Views From The Hill
Over the years, the Department of History at Texas State University, formerly Southwest Texas State University, has produced a distinguished number of alumni who went on to obtain the PhD degree and to make valuable contributions to the historical profession. Seven of these alumni who work in the field of Texas history will come together to share their post-Texas State experiences with current graduate students and their research with attendees to the symposium, which is open to the public.
The symposium theme, “History, Myth, and Memory in Texas,” explores the importance of common cultural assumptions, in the case of Texas assumptions closely tied to the state’s history, which give its residents a sense of belonging and identity. Dallas intellectual and humanist Louise Cowan has noted that "myth is a moral, organizing force in a society and provides that society's members with security and purpose." Beyond this reality, however, the role of myth can be much more complex. It permits a people to understand their world and find common identification with it. It provides within that context an historical commonality for a people and reduces their group experience into "a constellation of compelling metaphors." Such myths, often based on how events are selected for group remembrance and commemoration are often referred to as collective memory.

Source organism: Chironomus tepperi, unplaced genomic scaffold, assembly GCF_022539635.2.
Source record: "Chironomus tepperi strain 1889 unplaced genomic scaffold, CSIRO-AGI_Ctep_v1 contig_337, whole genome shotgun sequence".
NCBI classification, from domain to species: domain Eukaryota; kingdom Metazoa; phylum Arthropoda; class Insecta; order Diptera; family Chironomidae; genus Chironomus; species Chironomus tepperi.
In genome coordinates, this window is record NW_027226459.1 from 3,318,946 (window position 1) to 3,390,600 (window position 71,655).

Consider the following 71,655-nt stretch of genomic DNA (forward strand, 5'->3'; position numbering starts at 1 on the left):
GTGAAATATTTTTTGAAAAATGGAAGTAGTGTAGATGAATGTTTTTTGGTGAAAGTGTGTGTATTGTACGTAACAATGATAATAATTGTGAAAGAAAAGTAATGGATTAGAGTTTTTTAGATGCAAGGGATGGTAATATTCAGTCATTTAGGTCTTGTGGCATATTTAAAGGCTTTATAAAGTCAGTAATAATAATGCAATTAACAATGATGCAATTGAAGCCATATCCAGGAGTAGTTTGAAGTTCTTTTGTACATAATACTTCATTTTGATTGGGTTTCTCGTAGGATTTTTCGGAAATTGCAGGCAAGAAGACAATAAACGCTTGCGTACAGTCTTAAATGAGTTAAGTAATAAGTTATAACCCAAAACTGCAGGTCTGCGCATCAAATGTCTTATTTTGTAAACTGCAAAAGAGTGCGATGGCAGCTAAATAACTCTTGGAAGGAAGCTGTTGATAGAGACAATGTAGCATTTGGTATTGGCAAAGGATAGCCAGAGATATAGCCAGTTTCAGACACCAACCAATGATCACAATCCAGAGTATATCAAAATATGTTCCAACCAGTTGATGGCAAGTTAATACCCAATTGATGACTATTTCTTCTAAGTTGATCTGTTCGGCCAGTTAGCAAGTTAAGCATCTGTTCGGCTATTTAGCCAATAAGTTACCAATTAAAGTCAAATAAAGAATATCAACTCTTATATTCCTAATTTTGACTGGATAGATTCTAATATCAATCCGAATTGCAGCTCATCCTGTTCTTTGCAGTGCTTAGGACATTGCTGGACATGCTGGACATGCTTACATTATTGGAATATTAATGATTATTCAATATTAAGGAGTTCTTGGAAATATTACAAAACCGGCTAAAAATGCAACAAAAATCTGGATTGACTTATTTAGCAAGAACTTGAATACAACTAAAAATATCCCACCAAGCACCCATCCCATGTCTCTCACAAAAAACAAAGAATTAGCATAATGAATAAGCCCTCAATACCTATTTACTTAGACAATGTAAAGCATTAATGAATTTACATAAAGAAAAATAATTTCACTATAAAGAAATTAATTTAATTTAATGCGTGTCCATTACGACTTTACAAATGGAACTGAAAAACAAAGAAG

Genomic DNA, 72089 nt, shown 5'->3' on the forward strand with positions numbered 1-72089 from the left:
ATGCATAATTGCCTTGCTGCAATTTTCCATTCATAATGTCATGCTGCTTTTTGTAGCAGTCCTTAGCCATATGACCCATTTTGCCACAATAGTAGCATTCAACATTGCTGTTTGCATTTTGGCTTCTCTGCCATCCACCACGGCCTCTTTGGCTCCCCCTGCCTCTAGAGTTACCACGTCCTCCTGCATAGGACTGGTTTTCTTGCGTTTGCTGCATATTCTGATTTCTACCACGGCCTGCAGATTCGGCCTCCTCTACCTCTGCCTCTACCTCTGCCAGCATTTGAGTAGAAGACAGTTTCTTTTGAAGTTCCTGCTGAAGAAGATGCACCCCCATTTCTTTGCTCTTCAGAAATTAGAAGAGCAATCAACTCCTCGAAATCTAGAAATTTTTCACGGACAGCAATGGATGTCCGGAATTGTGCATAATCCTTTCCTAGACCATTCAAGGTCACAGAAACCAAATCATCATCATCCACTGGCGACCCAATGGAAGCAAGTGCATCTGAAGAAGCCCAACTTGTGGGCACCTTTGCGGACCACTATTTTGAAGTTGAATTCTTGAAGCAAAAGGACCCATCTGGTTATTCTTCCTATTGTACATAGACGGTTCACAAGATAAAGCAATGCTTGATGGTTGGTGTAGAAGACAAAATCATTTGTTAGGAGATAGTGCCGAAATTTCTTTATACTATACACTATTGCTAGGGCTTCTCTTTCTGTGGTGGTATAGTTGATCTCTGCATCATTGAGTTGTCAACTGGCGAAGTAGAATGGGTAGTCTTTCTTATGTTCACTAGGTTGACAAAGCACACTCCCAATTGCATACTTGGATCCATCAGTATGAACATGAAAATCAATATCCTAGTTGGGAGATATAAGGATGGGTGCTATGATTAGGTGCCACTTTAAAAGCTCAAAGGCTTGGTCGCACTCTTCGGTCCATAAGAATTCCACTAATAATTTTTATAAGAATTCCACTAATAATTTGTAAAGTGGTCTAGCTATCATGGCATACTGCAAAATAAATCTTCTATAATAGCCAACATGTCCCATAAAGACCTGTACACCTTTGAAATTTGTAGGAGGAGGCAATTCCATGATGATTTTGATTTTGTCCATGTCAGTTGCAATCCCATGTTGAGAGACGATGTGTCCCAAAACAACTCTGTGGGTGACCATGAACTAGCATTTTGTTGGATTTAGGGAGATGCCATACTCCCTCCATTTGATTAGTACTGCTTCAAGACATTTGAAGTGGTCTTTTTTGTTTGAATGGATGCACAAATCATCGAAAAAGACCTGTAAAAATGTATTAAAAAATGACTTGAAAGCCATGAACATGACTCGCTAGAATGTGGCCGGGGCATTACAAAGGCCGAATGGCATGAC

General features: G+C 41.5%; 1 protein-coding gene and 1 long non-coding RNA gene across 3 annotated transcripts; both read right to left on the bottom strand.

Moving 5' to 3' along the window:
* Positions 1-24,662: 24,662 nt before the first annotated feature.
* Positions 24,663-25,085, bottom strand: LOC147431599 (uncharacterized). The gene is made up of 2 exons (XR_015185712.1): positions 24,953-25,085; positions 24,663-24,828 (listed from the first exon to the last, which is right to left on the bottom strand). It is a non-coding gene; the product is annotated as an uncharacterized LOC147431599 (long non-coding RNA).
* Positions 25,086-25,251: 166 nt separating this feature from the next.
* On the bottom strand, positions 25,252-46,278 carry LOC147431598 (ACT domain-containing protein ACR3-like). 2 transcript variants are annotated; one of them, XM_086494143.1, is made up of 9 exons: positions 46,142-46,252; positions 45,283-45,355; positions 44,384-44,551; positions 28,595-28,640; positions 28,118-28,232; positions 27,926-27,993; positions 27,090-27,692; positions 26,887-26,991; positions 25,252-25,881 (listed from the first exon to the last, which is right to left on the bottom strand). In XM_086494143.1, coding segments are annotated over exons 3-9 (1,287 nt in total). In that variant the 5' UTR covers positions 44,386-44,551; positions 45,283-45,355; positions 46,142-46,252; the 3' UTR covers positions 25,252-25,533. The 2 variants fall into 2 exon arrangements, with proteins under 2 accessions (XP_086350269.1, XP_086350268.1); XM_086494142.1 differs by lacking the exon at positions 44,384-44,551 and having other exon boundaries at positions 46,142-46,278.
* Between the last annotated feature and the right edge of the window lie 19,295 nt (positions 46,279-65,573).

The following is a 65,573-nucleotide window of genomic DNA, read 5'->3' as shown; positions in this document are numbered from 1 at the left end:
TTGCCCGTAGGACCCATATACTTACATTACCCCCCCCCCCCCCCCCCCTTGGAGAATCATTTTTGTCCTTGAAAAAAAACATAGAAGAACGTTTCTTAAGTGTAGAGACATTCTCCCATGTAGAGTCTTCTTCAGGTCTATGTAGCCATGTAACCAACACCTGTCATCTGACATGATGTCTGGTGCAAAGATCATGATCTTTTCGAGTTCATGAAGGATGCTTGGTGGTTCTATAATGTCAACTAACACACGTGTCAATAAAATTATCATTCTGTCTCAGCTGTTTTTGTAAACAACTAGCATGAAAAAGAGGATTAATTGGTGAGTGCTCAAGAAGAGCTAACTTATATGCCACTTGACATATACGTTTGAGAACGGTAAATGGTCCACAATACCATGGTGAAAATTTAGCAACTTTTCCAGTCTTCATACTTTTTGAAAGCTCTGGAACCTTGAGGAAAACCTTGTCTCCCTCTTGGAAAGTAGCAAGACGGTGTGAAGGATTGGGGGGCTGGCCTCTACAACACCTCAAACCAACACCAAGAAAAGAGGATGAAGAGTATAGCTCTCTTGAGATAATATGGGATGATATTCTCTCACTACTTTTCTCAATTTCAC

Recently there has been interest in not only the continuing history of the Lone Star state, but how Texans comprehend and remember that history. A growing number of scholarly books and articles have addressed ways in which myth and collective memory have either shaped or detracted from our understanding of history and the formation of a Texas identity. The project organizers intend that the symposium and resulting book will be a contribution to this emerging field of Texas history.